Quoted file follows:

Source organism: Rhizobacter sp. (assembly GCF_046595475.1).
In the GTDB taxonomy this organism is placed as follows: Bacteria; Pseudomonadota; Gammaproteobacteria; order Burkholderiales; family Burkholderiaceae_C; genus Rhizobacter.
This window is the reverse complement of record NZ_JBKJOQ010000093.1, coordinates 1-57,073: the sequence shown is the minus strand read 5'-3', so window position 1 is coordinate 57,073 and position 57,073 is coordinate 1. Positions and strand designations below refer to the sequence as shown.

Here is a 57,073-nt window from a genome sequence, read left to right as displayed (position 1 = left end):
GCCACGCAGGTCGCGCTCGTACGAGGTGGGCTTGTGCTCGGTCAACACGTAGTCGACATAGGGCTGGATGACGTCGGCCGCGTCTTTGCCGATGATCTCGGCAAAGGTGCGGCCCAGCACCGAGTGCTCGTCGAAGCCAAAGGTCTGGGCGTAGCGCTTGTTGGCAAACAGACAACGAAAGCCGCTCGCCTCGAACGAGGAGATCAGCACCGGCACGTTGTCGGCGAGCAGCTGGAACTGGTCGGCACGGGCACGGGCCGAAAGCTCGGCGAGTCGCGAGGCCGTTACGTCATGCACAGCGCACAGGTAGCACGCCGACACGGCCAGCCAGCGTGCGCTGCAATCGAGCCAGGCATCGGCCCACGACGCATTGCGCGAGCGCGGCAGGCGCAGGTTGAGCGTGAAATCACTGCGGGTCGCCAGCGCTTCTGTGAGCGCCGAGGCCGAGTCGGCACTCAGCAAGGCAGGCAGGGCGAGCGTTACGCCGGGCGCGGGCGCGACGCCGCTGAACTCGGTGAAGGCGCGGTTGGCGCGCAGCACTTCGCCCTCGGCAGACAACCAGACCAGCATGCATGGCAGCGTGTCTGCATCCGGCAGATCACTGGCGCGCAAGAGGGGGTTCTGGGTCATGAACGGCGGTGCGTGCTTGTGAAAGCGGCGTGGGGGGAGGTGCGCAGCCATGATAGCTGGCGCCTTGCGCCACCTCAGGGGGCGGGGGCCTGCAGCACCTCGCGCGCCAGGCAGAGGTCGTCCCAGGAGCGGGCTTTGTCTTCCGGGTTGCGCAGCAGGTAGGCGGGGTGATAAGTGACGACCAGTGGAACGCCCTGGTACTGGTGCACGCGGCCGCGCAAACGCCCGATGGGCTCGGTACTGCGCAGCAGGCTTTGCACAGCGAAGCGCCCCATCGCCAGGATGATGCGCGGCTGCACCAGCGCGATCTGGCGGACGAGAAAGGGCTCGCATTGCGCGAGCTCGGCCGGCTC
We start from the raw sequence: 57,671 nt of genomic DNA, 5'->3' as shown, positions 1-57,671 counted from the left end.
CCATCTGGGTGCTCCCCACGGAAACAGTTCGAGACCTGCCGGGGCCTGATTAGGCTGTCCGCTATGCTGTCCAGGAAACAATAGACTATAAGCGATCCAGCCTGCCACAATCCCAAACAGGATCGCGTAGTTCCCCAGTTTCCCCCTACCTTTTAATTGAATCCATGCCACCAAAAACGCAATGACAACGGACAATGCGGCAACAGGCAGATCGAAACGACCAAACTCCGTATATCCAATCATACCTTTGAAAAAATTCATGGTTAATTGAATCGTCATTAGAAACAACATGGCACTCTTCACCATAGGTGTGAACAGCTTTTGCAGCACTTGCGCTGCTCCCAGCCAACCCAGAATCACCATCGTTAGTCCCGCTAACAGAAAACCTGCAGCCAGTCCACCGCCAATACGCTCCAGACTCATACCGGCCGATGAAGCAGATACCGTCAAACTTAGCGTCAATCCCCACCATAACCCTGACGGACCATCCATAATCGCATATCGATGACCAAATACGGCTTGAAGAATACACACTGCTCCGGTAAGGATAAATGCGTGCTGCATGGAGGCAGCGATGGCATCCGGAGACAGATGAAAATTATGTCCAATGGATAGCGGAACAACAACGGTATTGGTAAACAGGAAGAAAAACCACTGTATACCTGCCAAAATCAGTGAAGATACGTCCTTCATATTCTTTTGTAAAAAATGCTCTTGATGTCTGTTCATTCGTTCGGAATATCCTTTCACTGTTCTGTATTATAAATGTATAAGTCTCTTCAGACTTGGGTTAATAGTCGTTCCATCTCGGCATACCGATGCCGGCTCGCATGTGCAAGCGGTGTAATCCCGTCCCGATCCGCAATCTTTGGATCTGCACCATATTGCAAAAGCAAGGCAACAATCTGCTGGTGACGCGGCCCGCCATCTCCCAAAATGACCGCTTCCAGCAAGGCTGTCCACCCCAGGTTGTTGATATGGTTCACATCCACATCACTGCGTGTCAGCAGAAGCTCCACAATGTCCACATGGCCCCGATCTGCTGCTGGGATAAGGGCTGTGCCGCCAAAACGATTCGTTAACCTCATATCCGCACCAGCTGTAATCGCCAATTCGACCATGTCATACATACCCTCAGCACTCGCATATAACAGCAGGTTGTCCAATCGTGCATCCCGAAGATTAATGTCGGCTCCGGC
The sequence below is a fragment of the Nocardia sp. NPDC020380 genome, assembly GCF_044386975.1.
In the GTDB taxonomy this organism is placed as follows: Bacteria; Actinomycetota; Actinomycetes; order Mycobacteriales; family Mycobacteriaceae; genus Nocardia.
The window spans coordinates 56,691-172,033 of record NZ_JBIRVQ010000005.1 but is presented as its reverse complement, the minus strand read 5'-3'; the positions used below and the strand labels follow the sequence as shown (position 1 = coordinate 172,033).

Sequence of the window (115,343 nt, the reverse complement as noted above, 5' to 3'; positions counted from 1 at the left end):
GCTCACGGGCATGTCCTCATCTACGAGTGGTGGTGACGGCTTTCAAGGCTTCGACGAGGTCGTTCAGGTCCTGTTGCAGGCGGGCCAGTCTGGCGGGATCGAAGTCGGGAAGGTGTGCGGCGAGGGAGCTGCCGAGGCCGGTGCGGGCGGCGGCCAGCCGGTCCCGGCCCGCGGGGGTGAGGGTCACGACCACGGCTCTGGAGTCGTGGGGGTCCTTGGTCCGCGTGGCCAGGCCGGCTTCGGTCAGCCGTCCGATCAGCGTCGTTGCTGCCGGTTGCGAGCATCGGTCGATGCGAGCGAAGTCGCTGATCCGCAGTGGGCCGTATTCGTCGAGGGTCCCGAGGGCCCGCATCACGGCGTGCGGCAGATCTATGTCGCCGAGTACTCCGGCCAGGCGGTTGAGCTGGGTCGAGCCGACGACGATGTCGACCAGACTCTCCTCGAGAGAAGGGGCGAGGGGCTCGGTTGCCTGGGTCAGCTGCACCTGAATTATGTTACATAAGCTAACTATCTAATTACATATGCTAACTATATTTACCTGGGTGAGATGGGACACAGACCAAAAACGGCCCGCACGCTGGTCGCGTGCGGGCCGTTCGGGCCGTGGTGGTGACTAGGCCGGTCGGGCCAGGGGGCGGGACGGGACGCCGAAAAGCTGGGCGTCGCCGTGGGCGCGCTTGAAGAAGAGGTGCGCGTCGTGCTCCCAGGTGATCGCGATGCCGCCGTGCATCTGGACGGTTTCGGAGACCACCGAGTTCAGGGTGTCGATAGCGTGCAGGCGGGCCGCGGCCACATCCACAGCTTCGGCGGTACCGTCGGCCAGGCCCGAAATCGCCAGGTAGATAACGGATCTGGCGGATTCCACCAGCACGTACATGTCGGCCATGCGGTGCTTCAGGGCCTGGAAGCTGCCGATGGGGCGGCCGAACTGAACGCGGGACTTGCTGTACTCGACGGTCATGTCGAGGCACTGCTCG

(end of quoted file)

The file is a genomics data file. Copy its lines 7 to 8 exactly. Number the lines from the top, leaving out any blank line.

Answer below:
CCATCTGGGTGCTCCCCACGGAAACAGTTCGAGACCTGCCGGGGCCTGATTAGGCTGTCCGCTATGCTGTCCAGGAAACAATAGACTATAAGCGATCCAGCCTGCCACAATCCCAAACAGGATCGCGTAGTTCCCCAGTTTCCCCCTACCTTTTAATTGAATCCATGCCACCAAAAACGCAATGACAACGGACAATGCGGCAACAGGCAGATCGAAACGACCAAACTCCGTATATCCAATCATACCTTTGAAAAAATTCATGGTTAATTGAATCGTCATTAGAAACAACATGGCACTCTTCACCATAGGTGTGAACAGCTTTTGCAGCACTTGCGCTGCTCCCAGCCAACCCAGAATCACCATCGTTAGTCCCGCTAACAGAAAACCTGCAGCCAGTCCACCGCCAATACGCTCCAGACTCATACCGGCCGATGAAGCAGATACCGTCAAACTTAGCGTCAATCCCCACCATAACCCTGACGGACCATCCATAATCGCATATCGATGACCAAATACGGCTTGAAGAATACACACTGCTCCGGTAAGGATAAATGCGTGCTGCATGGAGGCAGCGATGGCATCCGGAGACAGATGAAAATTATGTCCAATGGATAGCGGAACAACAACGGTATTGGTAAACAGGAAGAAAAACCACTGTATACCTGCCAAAATCAGTGAAGATACGTCCTTCATATTCTTTTGTAAAAAATGCTCTTGATGTCTGTTCATTCGTTCGGAATATCCTTTCACTGTTCTGTATTATAAATGTATAAGTCTCTTCAGACTTGGGTTAATAGTCGTTCCATCTCGGCATACCGATGCCGGCTCGCATGTGCAAGCGGTGTAATCCCGTCCCGATCCGCAATCTTTGGATCTGCACCATATTGCAAAAGCAAGGCAACAATCTGCTGGTGACGCGGCCCGCCATCTCCCAAAATGACCGCTTCCAGCAAGGCTGTCCACCCCAGGTTGTTGATATGGTTCACATCCACATCACTGCGTGTCAGCAGAAGCTCCACAATGTCCACATGGCCCCGATCTGCTGCTGGGATAAGGGCTGTGCCGCCAAAACGATTCGTTAACCTCATATCCGCACCAGCTGTAATCGCCAATTCGACCATGTCATACATACCCTCAGCACTCGCATATAACAGCAGGTTGTCCAATCGTGCATCCCGAAGATTAATGTCGGCTCCGGC
The sequence below is a fragment of the Nocardia sp. NPDC020380 genome, assembly GCF_044386975.1.